Different Forms And Causes Of Male Infertility
Infertility is a common problem that most couples don’t consider until they experience it. Many factors cause and increase your risk of infertility and can harm your chances of getting pregnant.
An estimated 15% of American heterosexual couples encounter fertility issues when trying to conceive.1 Infertility is the inability to conceive after one year of frequent, unprotected sex.
Table of Contents
It is difficult to determine how widespread male infertility is.2 Overall, about 8%-20% of infertility cases are caused by male reproductive factors, and in about 35% of cases, the cause is attributed to both male and female factors.3,4 In about 50% of cases, the cause of male infertility is unknown.5
Genetic changes in the DNA sequence of the male (Y) chromosome can cause infertility. Klinefelter’s syndrome (XXY) is an example. A genetic cause of infertility is suspected when a male has very small testes and very low to absent sperm count.
Other inherited conditions that can cause male infertility include: 6
- Cystic fibrosis
- Kallmann syndrome
- Chromosomal abnormalities that affect testicular function
- Small deletions of the genetic code on the Y chromosome
Underlying Medical Conditions
Diabetes, cancer, systemic infections, autoimmune disorders, celiac disease, cystic fibrosis, and medical conditions that cause increased oxidative stress can all contribute to male infertility.
Sexually transmitted infections that are undiagnosed and untreated can also contribute to male infertility. They can cause inflammation of the epididymis or testes and cause scarring.
Lifestyle factors can also contribute to male infertility, including:7
- Obesity is associated with decreased testosterone and reduced sperm counts. Researchers found that people who engage in regular, moderate levels of exercise and choose a healthy diet comprising whole foods are less likely to have infertility.
- Illicit substance use can also affect sperm function. Marijuana directly affects sperm function by acting on the cannabinoid receptors.
- Tobacco use is associated with decreased semen volume, sperm count, and sperm motility. Toxins found in cigarette smoke and nicotine are both thought to impact fertility.
- Excessive alcohol consumption causes decreased testosterone levels and impacts all aspects of sperm function. Binge drinking, especially, should be avoided.
Physical Trauma/Surgical Side Effects
Injury, physical trauma, and surgical complications can also cause male infertility if they affect how sperm are produced and transported through the male reproductive system. Severe testicular trauma or scar tissue in any of the ducts can prevent sperm from passing through the male reproductive tract.
Excessive heat exposure can also cause male infertility. Potential causes include wearing tight underwear, placing a laptop on your lap, an undetected varicocele, or frequent hot tub or sauna use.
With ejaculation, sperm in semen is forcefully expelled from the vas deferens, through the ejaculatory duct, and out the urethra. With retrograde ejaculation, the muscle that keeps ejaculate from passing backward into the bladder fails to contract, and semen passes into the bladder instead of out the penis through the urethra.
Besides infertility, another clue that a man has retrograde ejaculation is a cloudy appearance to his urine right after sex. This is because the urine contains sperm.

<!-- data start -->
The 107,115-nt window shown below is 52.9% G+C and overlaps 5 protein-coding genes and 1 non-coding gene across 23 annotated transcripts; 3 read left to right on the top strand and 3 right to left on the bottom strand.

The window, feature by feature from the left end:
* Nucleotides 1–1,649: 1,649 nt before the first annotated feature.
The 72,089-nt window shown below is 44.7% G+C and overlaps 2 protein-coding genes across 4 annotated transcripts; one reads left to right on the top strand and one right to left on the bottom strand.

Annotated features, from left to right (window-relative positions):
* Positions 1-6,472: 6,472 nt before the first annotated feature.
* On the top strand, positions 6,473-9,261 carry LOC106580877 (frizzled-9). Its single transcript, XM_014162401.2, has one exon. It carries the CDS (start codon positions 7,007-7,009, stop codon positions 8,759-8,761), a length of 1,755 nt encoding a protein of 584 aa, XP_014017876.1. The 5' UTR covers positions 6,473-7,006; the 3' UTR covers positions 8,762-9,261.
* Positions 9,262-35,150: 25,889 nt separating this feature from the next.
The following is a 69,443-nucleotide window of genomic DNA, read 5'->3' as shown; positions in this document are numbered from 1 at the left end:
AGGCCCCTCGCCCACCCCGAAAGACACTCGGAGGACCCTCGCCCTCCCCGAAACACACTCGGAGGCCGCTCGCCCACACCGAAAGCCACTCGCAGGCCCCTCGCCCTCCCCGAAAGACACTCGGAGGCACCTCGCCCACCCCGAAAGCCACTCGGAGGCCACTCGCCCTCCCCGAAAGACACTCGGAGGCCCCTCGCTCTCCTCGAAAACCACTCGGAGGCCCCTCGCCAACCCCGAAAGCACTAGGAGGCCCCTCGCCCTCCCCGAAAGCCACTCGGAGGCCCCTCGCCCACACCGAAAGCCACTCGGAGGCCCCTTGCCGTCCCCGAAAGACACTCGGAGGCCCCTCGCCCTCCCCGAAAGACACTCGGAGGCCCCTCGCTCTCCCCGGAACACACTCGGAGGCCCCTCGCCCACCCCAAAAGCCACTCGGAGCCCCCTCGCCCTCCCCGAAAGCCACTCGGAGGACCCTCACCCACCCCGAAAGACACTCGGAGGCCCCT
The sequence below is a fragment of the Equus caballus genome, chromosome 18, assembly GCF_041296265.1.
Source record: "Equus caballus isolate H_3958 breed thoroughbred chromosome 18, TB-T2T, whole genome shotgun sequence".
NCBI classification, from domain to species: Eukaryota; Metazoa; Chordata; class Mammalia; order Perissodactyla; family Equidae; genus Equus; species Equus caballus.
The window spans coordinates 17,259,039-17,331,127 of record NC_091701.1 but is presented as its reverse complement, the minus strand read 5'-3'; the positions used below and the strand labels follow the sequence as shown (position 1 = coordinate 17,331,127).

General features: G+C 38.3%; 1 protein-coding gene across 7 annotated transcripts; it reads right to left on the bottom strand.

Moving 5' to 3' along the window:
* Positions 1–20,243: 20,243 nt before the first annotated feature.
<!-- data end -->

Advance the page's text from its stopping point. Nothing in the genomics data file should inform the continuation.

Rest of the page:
The testes move from the abdominal cavity into the scrotum during fetal development. If they remain in the abdomen and do not fully descend into the testes, this increases the risk of poor sperm quality. The longer the testes remain undescended, the greater the risk to future fertility.
Typically, undescended testes are detected during well-child exams during the first year of life. Surgical repair of undescended testes is usually recommended before age one year. Early surgical intervention can reverse some of the hormonal, genetic, and developmental abnormalities associated with undescended testes.8
Sperm must pass from the testes, where they are produced, through the epididymis, where they are stored until they mature. With ejaculation, sperm are forcefully expelled from the epididymis into the vas deferens through the ejaculatory duct, leaving the penis after traveling the length of the urethra.
Abnormalities, narrowing, or scarring along these ducts can cause infertility.
Genetic predisposition, medical conditions, medications, and aging are a few factors that can affect your hormone levels. Endocrine organs and the hormones they produce have widespread effects. Abnormalities of the hypothalamus, pituitary, thyroid, and adrenal glands can cause male infertility.
To naturally regulate your hormones:
- Get 7 to 9 hours of restful sleep
- Do regular strength-building exercises
- Watch your weight
- Address your stress
- Avoid environmental toxins
- Consume a nutritious diet
Physical, psychological, and sexual health are all intertwined. Decreased libido and erectile dysfunction, or other conditions that interfere with sex, can cause infertility. If making lifestyle changes does not improve your sexual health, talk to an Invigor Medical treatment specialist to learn more about prescription sexual-health treatments such as:
- Passion: improves mood, erectile function, and libido and fosters intimacy
- PT-141: improves libido and erectile function
- Tadalafil-Oxytocin: increases libido and erectile function
Aging (over age 40-45) is a risk factor for hormonal disorders and infertility. Male aging is associated with a decrease in sperm count and motility.9 After receiving a complete physical exam, talk to your doctor about options for age management.
Sperm are normally protected from the immune system. When these barriers are breached, the immune system can form antibodies to sperm because they are genetically different from body cells.
Anti-sperm antibodies are immune cells that bind to sperm cells and can cause clumping. Many men have anti-sperm antibodies, but they do not cause infertility. Anti-sperm antibodies are suspected of causing infertility when sperm show slow motility and are clumped together in a semen sample.
When anti-sperm antibodies cause infertility, sperm washing followed by in-vitro fertilization is one treatment option. Using corticosteroids to decrease the immune response is another.10